Oranga Tamariki to see power shift to communities, with uplifts a last resort

Anna Whyte
Source: 1News

The Government wants to shift significant power from Oranga Tamariki, so decision making and resources rests with communities, with the aim children and their whānau at the centre of the system.

File image.

The agency has also been told that the highly controversial uplifts should only be used as a last resort after adequate engagement with whānau.

It comes after Oranga Tamariki, the government department responsible for the well-being of children, has been plagued with numerous issues for years, resulting in the resignation of former chief executive Grainne Moss earlier this year.

In light of these issues and multiple damning reviews and inquiries, a Ministerial Advisory Board led by Matthew Tukaki was created.

Children's Minister Kelvin Davis said he wanted the board to be honest with him and get to the root of the problem.

“What they provided was a confronting, yet powerful report and I am pleased to say the Government has accepted all their recommendations," Davis said.

It found the Crown had assumed the lead role around supporting children, "without really knowing how to be effective", undermining the role of communities and particularly of hapū and iwi, the report read.

The three overarching recommendations were to strengthen Māori and community responsibility and authority, clarify the purpose of Oranga Tamariki and reinforce the focus on social work, and that a national Oranga Tamariki Governance Board should be established to ensure the changes.

The report found that the social workers were under significant pressure, the needs of tamariki Māori and whānau were not well served by the current system and that coming into even brief contact with the system reinforce and cause further damage to "already vulnerable and hurt tamariki and their whānau".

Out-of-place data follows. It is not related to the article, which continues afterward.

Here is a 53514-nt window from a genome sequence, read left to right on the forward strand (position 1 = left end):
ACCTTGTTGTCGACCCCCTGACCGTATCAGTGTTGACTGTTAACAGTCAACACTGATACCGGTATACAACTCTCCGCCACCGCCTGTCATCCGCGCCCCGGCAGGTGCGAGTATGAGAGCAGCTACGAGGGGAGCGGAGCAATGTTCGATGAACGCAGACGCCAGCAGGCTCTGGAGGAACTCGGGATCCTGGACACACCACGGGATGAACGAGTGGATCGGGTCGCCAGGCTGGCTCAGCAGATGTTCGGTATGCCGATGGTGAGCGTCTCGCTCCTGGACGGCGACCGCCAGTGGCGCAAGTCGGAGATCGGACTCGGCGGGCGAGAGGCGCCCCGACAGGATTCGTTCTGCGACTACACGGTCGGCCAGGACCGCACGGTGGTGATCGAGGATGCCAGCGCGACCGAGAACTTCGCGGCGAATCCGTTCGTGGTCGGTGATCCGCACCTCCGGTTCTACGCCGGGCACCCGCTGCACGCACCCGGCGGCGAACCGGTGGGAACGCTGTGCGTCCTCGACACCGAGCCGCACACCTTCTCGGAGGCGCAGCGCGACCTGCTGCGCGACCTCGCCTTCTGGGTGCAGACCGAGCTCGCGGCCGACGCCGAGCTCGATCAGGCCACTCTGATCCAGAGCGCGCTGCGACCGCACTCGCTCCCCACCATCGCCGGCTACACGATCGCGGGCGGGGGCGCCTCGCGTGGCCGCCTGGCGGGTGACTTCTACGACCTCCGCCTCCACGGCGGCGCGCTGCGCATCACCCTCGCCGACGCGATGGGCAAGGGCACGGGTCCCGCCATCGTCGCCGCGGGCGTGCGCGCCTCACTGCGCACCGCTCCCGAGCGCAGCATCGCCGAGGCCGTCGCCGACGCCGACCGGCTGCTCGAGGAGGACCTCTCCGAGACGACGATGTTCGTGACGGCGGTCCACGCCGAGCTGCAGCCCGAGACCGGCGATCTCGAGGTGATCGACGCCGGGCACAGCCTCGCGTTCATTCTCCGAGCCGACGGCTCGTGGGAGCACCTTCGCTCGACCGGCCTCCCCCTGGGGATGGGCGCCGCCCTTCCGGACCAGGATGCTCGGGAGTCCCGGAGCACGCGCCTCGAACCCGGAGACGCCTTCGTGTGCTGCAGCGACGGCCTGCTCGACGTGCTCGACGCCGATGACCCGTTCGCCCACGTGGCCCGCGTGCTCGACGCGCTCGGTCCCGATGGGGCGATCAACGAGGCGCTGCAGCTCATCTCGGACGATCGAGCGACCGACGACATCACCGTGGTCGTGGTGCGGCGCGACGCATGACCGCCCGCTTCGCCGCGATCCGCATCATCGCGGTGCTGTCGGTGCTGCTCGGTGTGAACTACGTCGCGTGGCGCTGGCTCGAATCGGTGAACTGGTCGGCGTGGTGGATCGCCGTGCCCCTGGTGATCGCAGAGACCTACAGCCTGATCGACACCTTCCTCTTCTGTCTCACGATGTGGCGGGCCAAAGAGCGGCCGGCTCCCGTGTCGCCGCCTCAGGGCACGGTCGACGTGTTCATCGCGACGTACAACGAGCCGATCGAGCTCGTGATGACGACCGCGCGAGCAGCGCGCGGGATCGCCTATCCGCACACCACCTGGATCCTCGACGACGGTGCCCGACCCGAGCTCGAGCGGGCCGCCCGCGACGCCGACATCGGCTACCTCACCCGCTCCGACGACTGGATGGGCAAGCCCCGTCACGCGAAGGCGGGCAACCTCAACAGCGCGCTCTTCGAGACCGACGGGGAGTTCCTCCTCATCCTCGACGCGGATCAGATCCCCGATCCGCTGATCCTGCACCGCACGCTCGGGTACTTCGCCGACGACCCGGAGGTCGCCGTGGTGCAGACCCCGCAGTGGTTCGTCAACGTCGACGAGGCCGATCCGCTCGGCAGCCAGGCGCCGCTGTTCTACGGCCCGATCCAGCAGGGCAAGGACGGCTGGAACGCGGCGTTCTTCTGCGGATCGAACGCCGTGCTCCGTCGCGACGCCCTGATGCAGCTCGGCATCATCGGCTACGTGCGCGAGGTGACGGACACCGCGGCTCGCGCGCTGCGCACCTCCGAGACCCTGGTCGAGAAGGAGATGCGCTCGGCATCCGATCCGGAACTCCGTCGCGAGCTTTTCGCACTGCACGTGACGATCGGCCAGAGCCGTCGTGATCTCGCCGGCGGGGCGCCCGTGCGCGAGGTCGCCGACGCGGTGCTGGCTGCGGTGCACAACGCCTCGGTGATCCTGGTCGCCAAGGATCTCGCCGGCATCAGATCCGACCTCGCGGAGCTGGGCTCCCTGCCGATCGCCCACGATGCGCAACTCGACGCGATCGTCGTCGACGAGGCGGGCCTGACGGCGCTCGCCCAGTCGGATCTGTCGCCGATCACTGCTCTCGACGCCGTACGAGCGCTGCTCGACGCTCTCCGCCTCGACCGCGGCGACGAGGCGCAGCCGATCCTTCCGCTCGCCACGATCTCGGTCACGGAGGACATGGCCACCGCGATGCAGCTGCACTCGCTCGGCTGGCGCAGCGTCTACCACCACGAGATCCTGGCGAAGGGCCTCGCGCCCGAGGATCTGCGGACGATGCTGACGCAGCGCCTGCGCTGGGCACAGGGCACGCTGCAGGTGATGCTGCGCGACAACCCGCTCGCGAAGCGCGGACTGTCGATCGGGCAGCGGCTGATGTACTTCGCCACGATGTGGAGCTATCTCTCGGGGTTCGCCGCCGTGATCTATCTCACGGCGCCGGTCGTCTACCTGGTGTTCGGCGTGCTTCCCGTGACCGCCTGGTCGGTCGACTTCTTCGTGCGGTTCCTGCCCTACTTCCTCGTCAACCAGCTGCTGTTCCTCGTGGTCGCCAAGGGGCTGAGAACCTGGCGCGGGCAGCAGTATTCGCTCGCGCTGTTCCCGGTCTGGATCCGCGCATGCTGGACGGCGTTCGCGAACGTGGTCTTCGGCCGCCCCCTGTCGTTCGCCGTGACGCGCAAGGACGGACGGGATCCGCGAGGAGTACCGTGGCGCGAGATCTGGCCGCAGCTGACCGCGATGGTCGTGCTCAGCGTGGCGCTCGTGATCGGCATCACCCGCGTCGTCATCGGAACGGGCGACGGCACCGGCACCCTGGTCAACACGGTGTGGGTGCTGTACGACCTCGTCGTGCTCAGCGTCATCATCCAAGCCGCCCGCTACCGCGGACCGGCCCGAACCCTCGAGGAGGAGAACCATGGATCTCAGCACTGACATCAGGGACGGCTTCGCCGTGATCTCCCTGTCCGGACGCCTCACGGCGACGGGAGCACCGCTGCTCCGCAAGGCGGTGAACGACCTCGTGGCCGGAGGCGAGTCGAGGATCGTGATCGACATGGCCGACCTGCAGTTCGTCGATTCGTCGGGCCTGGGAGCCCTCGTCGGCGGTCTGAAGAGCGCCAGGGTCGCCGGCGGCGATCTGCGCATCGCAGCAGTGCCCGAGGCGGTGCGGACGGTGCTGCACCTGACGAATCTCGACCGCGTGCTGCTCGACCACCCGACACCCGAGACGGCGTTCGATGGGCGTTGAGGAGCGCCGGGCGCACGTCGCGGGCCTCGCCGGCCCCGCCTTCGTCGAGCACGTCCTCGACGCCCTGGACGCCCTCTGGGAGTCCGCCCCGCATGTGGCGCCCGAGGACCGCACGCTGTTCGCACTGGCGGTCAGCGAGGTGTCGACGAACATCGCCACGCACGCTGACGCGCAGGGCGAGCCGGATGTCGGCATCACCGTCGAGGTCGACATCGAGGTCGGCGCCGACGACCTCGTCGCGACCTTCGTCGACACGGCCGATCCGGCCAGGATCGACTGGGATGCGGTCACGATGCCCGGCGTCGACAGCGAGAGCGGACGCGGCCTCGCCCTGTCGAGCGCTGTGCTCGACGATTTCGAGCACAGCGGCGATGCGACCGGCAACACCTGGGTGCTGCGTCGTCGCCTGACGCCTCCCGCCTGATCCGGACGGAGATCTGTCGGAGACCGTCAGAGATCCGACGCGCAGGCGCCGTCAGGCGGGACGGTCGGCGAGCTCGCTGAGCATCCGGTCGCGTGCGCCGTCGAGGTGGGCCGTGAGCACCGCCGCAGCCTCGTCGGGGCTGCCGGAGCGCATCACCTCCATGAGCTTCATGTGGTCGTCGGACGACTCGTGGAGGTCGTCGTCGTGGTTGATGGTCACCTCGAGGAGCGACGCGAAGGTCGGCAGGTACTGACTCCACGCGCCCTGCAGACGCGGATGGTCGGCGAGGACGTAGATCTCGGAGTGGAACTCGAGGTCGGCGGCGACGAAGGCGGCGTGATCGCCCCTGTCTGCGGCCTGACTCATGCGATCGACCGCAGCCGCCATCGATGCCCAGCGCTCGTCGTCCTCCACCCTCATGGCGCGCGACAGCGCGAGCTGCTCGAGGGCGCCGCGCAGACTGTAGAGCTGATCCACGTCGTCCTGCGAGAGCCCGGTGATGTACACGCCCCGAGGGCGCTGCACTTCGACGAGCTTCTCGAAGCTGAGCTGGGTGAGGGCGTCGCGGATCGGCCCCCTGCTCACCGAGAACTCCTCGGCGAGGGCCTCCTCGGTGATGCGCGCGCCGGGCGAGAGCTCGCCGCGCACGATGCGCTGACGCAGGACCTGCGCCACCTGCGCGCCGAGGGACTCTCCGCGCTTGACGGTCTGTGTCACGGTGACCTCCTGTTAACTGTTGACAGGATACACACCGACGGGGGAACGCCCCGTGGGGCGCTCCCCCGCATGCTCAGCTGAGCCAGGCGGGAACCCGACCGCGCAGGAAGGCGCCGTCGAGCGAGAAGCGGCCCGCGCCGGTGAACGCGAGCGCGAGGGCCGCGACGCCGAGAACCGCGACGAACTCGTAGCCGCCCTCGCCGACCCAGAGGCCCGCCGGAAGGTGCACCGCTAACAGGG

It recommended Governance Board had mandate, capacity, and capability to ensure collective government accountability.

Davis said the board was "unable to provide assurance that the operating model and practices of Oranga Tamariki are fit for purpose.

"Therefore, the Government has accepted all its recommendations," Davis said.

The changes would see "a major shift in decision making and resources at a local level, empowering communities to work together with Oranga Tamariki in the prevention of harm against children".

Oranga Tamariki had also been given a clear direction that uplifts, or without notice orders, should only be used as a last resort.

He said an Action Plan had been developed, with an independent Governance Board established to ensure progress remains on track.

"The new direction for Oranga Tamariki has been set.

"A plan has been put in place for change and alongside the members of my Ministerial Advisory Board and the leadership of Oranga Tamariki we are going to change the system.

"I want Oranga Tamariki to be the enabler that allows the regions to decide what is right for their particular area. To empower communities and Māori to help children and their families in a way that works for them."

Oranga Tamariki acknowledged it needed to be a high performing, highly trusted agency that should support and help communities put in place services that will work.

It released the timeline for its transformation.

The first six months will see the establishment of a leadership team to drive change and "set culture", development of a new operating model, reset Oranga Tamariki regional boundaries and strengthen complaints system.

It will work with iwi and community leaders in each region and develop options so it can get more detailed information on cases, such as the needs of tamariki and whānau.

The next six to 12 months would the end of uplift orders without "clear evidence of solid engagement or attempts at engagement with whānau".  

It would also see locally led ways of working driven through a new operating model. That would also see resourcing decisions at both the regional and national level. That time period should also see a bigger investment in early support.

Then, the longterm one to two-year timeframe seeks to see tamariki and rangatahi at the centre of decision making, the development of a workforce strategy and have a centralised data warehouse to help decision making.